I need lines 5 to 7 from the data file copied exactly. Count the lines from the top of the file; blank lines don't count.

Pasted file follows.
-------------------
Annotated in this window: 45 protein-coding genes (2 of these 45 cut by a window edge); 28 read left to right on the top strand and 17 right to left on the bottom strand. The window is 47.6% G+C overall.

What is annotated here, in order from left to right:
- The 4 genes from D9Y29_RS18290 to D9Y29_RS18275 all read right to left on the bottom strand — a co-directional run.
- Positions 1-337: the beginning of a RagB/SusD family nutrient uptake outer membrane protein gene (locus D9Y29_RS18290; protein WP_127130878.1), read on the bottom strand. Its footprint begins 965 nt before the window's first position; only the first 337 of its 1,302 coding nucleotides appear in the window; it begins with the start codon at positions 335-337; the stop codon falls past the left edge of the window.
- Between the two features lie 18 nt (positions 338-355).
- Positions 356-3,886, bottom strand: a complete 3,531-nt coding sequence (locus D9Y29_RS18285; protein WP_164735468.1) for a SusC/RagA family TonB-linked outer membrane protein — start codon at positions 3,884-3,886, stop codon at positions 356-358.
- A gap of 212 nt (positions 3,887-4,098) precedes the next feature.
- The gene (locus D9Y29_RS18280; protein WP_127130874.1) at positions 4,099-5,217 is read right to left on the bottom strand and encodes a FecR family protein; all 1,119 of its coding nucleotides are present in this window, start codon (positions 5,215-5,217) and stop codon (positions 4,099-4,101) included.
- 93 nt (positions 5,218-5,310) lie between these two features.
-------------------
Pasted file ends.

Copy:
- Between the two features lie 18 nt (positions 338-355).
- Positions 356-3,886, bottom strand: a complete 3,531-nt coding sequence (locus D9Y29_RS18285; protein WP_164735468.1) for a SusC/RagA family TonB-linked outer membrane protein — start codon at positions 3,884-3,886, stop codon at positions 356-358.
- A gap of 212 nt (positions 3,887-4,098) precedes the next feature.